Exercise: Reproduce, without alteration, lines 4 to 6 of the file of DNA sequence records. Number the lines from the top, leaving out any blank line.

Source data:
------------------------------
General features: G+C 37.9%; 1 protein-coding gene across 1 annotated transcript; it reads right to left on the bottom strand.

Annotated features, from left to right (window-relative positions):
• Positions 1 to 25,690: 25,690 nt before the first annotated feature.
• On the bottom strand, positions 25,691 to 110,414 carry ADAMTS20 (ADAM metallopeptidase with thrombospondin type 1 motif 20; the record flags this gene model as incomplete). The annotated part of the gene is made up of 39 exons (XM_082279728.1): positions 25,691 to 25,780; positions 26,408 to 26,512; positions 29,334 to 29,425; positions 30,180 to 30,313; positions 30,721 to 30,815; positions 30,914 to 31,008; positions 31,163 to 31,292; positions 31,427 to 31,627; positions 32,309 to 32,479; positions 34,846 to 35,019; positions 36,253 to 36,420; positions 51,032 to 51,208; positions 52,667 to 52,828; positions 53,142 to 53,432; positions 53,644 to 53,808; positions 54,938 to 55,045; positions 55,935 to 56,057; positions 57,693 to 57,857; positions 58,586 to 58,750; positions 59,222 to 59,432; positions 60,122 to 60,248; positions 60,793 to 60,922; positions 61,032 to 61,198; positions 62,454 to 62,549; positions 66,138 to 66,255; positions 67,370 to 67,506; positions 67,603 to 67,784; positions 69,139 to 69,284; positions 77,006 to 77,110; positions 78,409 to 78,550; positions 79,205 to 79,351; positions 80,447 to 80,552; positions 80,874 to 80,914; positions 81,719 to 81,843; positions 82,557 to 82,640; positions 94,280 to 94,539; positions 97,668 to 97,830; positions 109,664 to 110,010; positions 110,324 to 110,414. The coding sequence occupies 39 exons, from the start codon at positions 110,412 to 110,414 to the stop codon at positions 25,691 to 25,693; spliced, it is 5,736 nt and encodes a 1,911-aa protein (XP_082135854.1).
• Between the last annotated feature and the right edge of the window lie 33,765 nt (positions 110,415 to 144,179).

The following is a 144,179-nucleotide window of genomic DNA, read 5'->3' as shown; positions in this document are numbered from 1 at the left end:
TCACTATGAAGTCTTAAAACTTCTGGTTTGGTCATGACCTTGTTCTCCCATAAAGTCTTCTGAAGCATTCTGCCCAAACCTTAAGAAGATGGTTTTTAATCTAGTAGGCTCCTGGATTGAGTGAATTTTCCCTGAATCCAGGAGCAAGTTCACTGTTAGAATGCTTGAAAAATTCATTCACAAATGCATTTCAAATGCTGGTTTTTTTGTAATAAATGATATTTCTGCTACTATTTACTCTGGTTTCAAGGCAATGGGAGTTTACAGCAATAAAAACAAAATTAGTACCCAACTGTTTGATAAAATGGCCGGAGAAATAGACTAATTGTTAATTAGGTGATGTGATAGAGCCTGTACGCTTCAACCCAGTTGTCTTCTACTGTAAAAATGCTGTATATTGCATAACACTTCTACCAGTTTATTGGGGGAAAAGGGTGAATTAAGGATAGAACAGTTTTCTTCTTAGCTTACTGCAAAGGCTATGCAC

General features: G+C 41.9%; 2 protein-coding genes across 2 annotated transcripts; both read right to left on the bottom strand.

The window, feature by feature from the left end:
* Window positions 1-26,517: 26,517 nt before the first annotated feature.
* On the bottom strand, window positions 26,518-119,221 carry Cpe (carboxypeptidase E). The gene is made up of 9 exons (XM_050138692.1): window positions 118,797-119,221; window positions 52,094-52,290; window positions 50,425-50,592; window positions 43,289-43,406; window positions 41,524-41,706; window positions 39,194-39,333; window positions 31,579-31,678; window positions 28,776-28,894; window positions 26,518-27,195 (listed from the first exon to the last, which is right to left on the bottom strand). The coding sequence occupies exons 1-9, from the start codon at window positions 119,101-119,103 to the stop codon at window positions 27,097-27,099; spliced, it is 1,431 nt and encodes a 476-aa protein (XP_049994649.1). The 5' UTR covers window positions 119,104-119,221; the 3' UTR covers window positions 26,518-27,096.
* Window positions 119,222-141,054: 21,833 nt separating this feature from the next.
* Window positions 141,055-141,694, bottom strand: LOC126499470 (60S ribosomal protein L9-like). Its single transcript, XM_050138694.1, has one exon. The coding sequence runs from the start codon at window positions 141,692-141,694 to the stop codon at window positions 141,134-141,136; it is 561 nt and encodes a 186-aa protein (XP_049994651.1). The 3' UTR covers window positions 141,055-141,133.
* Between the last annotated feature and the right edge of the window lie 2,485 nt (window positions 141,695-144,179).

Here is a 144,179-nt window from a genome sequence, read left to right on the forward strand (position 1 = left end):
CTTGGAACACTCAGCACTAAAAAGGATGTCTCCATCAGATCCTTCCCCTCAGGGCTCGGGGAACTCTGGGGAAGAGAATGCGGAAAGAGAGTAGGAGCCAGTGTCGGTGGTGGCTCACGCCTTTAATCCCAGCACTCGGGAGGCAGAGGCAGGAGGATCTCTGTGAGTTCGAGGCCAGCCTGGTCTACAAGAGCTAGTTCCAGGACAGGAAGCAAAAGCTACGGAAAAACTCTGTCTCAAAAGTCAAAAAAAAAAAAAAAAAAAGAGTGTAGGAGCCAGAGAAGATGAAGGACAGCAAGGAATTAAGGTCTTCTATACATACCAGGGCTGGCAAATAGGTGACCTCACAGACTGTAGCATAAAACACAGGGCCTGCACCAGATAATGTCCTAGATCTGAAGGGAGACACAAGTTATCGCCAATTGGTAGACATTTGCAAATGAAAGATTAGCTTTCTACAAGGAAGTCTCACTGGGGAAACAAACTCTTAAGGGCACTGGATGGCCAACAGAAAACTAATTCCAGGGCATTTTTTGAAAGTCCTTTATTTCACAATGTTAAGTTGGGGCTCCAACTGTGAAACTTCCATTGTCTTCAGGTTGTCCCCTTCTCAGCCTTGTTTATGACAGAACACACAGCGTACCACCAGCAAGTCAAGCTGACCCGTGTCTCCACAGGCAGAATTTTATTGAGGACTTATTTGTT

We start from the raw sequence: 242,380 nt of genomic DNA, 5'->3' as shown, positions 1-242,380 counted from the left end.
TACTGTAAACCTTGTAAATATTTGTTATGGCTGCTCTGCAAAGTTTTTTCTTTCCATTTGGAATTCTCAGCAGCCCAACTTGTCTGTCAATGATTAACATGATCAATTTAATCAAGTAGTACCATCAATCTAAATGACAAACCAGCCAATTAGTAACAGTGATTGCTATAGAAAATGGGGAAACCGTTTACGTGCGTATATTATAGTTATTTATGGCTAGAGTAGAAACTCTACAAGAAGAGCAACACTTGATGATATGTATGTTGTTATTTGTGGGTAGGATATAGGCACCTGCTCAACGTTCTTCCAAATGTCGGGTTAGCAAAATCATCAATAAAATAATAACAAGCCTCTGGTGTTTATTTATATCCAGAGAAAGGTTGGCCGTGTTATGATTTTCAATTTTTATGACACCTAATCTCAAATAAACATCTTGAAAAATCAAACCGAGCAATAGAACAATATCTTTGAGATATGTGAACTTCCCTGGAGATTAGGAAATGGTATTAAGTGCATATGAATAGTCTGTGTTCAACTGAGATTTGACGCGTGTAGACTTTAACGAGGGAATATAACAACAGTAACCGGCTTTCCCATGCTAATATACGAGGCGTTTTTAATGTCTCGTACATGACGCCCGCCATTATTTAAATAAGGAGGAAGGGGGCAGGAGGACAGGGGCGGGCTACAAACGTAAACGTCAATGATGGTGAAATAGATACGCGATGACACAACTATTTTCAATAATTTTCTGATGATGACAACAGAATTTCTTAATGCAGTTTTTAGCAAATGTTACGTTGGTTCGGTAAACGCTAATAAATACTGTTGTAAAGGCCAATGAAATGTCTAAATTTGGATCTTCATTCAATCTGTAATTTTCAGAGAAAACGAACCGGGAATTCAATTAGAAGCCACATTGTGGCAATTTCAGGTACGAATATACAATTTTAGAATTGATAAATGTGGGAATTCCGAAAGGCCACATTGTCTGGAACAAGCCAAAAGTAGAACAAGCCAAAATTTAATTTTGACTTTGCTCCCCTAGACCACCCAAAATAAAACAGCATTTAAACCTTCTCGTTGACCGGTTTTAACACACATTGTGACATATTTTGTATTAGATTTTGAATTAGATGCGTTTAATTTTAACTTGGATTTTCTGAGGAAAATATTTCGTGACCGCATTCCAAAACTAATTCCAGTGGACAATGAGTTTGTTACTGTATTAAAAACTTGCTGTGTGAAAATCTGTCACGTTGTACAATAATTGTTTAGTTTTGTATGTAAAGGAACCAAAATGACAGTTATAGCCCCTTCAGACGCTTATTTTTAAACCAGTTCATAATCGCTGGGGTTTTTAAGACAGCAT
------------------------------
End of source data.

• On the bottom strand, positions 25,691 to 110,414 carry ADAMTS20 (ADAM metallopeptidase with thrombospondin type 1 motif 20; the record flags this gene model as incomplete). The annotated part of the gene is made up of 39 exons (XM_082279728.1): positions 25,691 to 25,780; positions 26,408 to 26,512; positions 29,334 to 29,425; positions 30,180 to 30,313; positions 30,721 to 30,815; positions 30,914 to 31,008; positions 31,163 to 31,292; positions 31,427 to 31,627; positions 32,309 to 32,479; positions 34,846 to 35,019; positions 36,253 to 36,420; positions 51,032 to 51,208; positions 52,667 to 52,828; positions 53,142 to 53,432; positions 53,644 to 53,808; positions 54,938 to 55,045; positions 55,935 to 56,057; positions 57,693 to 57,857; positions 58,586 to 58,750; positions 59,222 to 59,432; positions 60,122 to 60,248; positions 60,793 to 60,922; positions 61,032 to 61,198; positions 62,454 to 62,549; positions 66,138 to 66,255; positions 67,370 to 67,506; positions 67,603 to 67,784; positions 69,139 to 69,284; positions 77,006 to 77,110; positions 78,409 to 78,550; positions 79,205 to 79,351; positions 80,447 to 80,552; positions 80,874 to 80,914; positions 81,719 to 81,843; positions 82,557 to 82,640; positions 94,280 to 94,539; positions 97,668 to 97,830; positions 109,664 to 110,010; positions 110,324 to 110,414. The coding sequence occupies 39 exons, from the start codon at positions 110,412 to 110,414 to the stop codon at positions 25,691 to 25,693; spliced, it is 5,736 nt and encodes a 1,911-aa protein (XP_082135854.1).
• Between the last annotated feature and the right edge of the window lie 33,765 nt (positions 110,415 to 144,179).

The following is a 144,179-nucleotide window of genomic DNA, read 5'->3' as shown; positions in this document are numbered from 1 at the left end: